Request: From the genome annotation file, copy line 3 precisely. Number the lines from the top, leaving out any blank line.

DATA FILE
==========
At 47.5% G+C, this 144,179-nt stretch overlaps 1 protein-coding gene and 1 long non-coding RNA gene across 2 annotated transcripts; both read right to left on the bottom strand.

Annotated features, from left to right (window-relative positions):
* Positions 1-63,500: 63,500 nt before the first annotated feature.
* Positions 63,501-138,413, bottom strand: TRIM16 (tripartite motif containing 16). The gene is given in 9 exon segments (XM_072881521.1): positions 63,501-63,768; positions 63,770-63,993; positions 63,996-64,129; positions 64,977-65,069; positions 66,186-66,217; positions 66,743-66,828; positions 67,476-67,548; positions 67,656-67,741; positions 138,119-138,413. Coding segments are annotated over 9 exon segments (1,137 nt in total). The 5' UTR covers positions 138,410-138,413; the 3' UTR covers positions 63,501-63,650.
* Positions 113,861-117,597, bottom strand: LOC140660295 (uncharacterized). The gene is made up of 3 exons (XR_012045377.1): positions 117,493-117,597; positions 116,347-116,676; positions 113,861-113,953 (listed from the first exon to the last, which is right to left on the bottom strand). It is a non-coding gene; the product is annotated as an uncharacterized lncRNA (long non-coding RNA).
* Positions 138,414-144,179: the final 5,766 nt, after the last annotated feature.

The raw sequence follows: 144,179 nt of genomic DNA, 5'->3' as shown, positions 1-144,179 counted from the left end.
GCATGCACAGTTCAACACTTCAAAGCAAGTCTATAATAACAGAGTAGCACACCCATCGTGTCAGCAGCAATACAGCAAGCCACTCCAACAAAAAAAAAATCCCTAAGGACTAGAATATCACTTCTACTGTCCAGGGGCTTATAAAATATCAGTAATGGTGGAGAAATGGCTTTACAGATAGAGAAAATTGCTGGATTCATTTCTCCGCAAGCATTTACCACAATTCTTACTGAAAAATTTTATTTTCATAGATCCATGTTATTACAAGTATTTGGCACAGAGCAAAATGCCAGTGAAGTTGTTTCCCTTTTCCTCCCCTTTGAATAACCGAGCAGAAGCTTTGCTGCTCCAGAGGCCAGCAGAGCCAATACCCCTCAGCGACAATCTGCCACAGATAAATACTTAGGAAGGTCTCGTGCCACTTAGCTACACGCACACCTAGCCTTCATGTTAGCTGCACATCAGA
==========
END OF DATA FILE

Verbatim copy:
* Positions 1-63,500: 63,500 nt before the first annotated feature.